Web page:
Crumbly, Melt-In-The-Mouth Fudge

I have a childhood memory of the best homemade fudge. Every shop-bought fudge I’ve ever purchased has never lived up to that memory. It’s usually too close to caramel or toffee, too chewy or sticky. To me, fudge should hold together in blocks, but when you bite into it, it should have a buttery, sweet flavour and a slightly grainy, melt-in-the-mouth texture. It should crumble and be short and snappy rather than chewy and stretchy. I’ve been experimenting in the kitchen and I’m really happy with this recipe.

Our new Natruli butter blocks make it easy to recreate a dairy free version. This recipe works just as well with dairy/dairy-free ingredients so you do you. A jar of fudge is definitely going in all my homemade Christmas hampers to friends this year. Do you make homemade Christmas gifts? I’d love to hear about them in the comments.

Liz x

Ingredients

  • 150g butter
  • 300g sugar (our whole cane sugar is perfect for this recipe, otherwise use an even mix of soft brown and white sugar)
  • 250ml milk (I use oat milk but any milk will work)
  • a large pinch of Achill Island sea salt flakes
  • 1 tsp vanilla essence

Method

  1. Put all the ingredients except the vanilla into a heavy bottomed pot.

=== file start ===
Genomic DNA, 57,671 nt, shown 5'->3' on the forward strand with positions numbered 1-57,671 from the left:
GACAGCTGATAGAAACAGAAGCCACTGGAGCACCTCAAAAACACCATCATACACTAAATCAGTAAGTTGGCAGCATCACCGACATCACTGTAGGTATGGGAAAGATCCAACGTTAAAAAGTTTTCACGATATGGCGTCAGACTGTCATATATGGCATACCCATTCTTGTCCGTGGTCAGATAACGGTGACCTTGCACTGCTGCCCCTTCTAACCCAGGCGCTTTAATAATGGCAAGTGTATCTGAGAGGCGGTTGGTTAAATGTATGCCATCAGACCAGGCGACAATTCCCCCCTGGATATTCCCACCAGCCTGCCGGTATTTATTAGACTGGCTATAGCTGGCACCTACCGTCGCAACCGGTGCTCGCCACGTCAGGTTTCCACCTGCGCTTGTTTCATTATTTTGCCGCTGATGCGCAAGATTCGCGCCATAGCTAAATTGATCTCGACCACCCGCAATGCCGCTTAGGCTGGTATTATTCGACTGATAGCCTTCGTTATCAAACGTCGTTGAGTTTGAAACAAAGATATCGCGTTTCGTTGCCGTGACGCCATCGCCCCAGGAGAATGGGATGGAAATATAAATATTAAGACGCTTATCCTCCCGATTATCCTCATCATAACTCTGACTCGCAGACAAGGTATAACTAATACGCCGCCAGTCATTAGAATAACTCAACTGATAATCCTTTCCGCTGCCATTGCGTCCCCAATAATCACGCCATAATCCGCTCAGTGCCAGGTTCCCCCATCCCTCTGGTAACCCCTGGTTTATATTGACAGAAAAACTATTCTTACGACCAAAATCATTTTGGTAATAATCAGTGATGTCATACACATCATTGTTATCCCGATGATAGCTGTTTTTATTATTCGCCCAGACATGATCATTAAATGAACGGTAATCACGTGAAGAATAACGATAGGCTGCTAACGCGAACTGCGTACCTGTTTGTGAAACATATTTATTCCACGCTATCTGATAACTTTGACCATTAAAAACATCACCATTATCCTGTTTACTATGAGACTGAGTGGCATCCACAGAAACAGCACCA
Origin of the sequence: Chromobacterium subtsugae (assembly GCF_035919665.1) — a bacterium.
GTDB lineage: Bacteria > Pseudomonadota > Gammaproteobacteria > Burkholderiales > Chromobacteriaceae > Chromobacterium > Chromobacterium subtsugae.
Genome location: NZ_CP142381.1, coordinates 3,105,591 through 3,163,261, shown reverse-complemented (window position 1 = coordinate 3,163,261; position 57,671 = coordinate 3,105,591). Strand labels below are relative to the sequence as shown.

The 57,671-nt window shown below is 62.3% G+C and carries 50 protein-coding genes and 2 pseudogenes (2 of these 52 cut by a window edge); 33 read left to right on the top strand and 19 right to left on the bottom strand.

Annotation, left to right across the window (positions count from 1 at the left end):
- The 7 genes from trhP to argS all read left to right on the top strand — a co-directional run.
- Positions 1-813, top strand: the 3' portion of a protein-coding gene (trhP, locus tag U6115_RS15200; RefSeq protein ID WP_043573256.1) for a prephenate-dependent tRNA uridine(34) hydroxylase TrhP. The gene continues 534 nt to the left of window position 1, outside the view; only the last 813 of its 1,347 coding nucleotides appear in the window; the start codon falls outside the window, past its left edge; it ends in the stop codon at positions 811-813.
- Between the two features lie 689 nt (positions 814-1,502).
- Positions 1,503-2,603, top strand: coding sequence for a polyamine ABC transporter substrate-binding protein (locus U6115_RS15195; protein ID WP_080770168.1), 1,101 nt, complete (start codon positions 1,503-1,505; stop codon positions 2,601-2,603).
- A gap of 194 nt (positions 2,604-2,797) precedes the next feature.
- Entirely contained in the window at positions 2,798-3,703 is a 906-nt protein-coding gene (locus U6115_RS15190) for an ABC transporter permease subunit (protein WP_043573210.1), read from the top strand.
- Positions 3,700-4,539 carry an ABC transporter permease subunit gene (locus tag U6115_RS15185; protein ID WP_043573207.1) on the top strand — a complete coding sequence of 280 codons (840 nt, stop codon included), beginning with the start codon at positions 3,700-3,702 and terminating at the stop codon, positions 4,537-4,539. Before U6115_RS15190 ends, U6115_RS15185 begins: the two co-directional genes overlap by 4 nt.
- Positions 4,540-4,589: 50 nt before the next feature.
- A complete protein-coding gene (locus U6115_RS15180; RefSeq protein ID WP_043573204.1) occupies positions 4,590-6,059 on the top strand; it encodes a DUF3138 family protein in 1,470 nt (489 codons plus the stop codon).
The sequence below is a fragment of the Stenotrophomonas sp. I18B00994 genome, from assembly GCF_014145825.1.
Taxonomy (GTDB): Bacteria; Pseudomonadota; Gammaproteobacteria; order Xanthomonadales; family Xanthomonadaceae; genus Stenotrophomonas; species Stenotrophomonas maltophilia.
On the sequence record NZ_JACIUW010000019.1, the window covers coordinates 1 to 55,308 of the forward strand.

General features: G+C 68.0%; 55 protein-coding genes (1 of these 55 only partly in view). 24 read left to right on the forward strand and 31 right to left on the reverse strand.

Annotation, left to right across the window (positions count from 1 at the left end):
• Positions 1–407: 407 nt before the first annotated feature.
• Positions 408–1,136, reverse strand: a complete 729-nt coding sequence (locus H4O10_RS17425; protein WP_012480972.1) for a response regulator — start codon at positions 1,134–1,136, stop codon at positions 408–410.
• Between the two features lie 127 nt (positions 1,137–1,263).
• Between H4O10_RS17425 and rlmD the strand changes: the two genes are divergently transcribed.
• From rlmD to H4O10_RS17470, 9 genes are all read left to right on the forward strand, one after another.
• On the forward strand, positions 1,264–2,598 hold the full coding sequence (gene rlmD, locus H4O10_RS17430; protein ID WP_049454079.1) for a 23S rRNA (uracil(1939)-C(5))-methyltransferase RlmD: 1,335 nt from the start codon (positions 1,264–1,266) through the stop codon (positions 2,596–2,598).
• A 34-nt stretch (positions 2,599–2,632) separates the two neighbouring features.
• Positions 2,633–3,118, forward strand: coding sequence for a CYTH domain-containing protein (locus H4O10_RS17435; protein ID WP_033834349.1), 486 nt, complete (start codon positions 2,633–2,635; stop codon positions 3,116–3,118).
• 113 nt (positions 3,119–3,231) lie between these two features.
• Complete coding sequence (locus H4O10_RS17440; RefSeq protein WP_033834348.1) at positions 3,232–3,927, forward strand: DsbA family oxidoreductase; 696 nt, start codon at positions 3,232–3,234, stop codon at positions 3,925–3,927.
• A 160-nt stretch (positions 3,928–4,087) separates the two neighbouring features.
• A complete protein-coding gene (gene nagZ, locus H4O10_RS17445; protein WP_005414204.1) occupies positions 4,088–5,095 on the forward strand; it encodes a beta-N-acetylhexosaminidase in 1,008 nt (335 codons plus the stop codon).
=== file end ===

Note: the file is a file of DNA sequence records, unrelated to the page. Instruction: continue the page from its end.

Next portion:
2. Melt them together over a medium-high heat, stirring regularly with a wooden spoon.
  3. Bring the mixture up to a bubbling boil. Stir frequently and let it bubble and thicken for 20 minutes or until it reaches 115C.
  4. Take the pot off the heat, add the vanilla then beat with a whisk for around 8 minutes or until the sugars start to crystallise. You should notice the mixture change from glossy and smooth to thick and grainy.
  5. Scrape the mixture into a small baking tray lined with baking parchment (did you know we sell compostable baking paper?), level it out and score/cut it into 32 squares using a blunt knife or the edge of a spatula.
  6. Cover the tray with a clean tea towel and let it set at room temperature for a few hours.
  7. Once it’s completely cool you can pull it out and snap it into squares. Pack the fudge into an airtight container and enjoy within 2 weeks! It will store well at room temperature in an airtight container. It is prone to dry out in the fridge so it’s best to keep it at room temperature.

2 Replies to “Crumbly, Melt-In-The-Mouth Fudge”

  1. I used to make baklava and a ring shaped whole nuts and fruit cake and herbs in olive oil as presents, then last year I started making chutneys and gave those. I had lots of citrus fruit left after Christmas so made my first marmalade. That led to different varieties, especially as you offered different fruits such as Seville oranges and bergamots, which I have given to people over the year. Now I am experimenting with pickles and ferments. Your preserved lemon recipe was so successful that I am intending to make more as gifts. I use mine in lots of recipes that require lemon juice and/or zest, as you suggested. I have lots of other ideas I want to try. I’m looking forward to trying this one.

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